My daughter, age 27 and unborn when the murders took place, is one of those vociferous in the belief that Myra Hindley should remain in prison for the rest of her life. It is a view I no longer share.
There can be no doubt that Myra Hindley is being "treated differently" ("Hindley ready to fight 'death in jail' ruling", 20 December) Her crime was grotesque and she readily admits full responsibility for this, but she has served many, many years more in jail other criminals who have had equally scant regard for the suffering of others.
Is part of her crime that she is a woman? The tabloids have always been at pains to emphasise this aspect. They play on the nurturer/mother ideal of womanhood and show her as the antithesis of this, whipping up a frenzy of hatred every time her name is mentioned in connection with release. The recent, refuted claims that she established a friendship with Rosemary West in Durham jail bear witness to this obsession with the "evil woman" syndrome. No doubt it sells newspapers, but these attacks have little to do with justice and are more to do with serving a distasteful public propensity for salacious tittle-tattle.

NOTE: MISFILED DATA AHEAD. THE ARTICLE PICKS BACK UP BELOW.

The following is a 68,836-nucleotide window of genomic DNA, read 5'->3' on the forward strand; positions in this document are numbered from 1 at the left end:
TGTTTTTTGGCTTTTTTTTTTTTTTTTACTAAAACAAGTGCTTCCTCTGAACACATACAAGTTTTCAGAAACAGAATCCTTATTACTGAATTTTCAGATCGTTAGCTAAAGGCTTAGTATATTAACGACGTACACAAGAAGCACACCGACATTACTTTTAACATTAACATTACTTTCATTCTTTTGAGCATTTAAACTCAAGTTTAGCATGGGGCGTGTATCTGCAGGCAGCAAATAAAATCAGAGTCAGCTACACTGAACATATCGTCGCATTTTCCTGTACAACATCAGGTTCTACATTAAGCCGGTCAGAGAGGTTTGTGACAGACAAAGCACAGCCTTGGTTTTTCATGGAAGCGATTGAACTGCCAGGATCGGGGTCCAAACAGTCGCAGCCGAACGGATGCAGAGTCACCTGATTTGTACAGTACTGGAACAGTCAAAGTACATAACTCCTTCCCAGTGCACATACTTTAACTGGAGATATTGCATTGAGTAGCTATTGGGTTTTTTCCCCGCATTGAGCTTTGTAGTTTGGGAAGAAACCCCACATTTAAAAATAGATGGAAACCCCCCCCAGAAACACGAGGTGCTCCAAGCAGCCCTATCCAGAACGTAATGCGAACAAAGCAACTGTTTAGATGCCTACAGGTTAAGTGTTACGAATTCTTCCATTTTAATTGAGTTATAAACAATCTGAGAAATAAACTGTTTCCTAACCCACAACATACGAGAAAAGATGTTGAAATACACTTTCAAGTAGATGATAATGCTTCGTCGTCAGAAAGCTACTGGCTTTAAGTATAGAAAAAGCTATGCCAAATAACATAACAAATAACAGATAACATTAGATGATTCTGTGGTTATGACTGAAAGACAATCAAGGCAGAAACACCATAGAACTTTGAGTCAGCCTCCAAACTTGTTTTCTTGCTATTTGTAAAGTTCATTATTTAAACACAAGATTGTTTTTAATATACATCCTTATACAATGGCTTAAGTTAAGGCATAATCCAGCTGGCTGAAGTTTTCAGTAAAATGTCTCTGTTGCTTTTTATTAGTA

The fact remains that Hindley has served a very long term in prison. While this can never be long enough for the families of her victims, and we should not expect them to think otherwise, there can be no legal justification for her continued incarceration. Hindley has served twice the normal life sentence. If prison is supposed to be a mixture of punishment and rehabilitation, then she most certainly fits the category of those who are ready to re- enter society.
She should now be released.
20 DecemberReuse content